Shock and disorientation are likely to be widespread among Welsh college principals over Christmas and the New Year, - but not for the reasons normally associated with the season.
For the first time in four years principals will have the chance to allocate a real- terms increase in funding rather than the rather more familiar operation of looking for cuts.
The squeeze has been so severe that it was condemned by the Conservative-dominated House of Commons Welsh Affairs select committee in a report issued just before last year's general election.
Colleges can look forward to an extra Pounds 106 million over the next three years, an average annual increase of 8.6 per cent in the Welsh Office core allocation to the Further Education Funding Council for Wales.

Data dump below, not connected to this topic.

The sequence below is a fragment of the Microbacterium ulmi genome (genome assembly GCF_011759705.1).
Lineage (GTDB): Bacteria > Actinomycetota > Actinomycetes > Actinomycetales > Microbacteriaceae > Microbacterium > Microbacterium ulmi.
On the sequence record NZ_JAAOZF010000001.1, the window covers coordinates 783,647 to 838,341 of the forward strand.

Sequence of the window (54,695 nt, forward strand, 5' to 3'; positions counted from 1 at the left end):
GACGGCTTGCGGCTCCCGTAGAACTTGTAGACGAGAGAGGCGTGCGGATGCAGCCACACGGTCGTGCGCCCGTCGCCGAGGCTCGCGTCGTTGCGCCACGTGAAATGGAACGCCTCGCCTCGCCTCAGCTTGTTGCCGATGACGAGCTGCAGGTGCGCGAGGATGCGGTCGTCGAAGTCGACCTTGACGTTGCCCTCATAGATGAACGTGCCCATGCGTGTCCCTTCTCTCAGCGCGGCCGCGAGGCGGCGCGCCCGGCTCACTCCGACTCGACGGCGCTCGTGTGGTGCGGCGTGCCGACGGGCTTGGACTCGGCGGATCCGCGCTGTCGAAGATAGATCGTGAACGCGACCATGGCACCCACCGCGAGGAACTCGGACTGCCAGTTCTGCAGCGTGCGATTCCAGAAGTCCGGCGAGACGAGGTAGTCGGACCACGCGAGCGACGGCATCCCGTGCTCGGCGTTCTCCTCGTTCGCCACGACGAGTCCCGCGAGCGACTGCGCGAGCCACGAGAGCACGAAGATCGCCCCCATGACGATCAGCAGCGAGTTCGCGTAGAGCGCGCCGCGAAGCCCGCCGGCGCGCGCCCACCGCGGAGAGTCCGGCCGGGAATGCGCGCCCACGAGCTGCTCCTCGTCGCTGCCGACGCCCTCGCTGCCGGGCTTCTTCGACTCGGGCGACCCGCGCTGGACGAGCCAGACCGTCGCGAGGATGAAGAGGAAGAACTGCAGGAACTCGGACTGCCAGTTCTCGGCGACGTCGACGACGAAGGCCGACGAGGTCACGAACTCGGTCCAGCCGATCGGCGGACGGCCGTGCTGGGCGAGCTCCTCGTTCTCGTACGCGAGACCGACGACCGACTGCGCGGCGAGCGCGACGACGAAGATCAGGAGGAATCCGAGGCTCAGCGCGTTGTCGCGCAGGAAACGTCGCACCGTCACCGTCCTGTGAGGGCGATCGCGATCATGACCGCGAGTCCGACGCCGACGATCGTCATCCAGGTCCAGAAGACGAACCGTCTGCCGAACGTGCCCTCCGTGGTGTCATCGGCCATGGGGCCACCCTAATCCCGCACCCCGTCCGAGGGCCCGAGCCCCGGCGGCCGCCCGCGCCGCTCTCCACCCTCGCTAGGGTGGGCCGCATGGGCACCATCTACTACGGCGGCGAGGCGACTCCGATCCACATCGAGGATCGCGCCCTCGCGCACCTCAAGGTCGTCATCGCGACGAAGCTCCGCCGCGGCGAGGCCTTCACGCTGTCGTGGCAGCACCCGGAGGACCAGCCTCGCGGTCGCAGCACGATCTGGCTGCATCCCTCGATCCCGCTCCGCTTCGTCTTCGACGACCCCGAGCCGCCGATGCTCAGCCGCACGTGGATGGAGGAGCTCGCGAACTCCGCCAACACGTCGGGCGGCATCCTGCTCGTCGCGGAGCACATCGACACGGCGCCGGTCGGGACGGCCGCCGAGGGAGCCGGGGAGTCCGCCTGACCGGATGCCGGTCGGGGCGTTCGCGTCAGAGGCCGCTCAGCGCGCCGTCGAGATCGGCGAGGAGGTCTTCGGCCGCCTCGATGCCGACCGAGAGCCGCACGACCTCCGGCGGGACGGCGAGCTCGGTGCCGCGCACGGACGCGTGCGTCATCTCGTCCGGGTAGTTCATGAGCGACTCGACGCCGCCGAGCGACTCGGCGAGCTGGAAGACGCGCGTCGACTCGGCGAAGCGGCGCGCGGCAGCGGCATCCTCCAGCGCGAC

Annual spending will rise from Pounds 178.6m in the present academic year to Pounds 228.6m in 20012. The extra cash, which will fund an extra 28,000 students, was announced by Alun Michael, Secretary of State for Wales, as part of an overall Pounds 844m or 7 per cent increase in education spending over the next three years.
Mr Michael said this was equivalent to an extra Pounds 1,000 for every pupil or student. Higher education receives Pounds 182.8m- an annual average increase of 10.7 per cent.
Mike Jones, chief executive of the Welsh Colleges group, Fforwm, said :"The extra money will restore confidence in the sector and vindicates FE's position as a major player in the economic rejuvenation of Wales. The extra money will be used to deliver high-quality training, as well as to recruit more students, and widen participation to encompass those who are currently excluded from the system."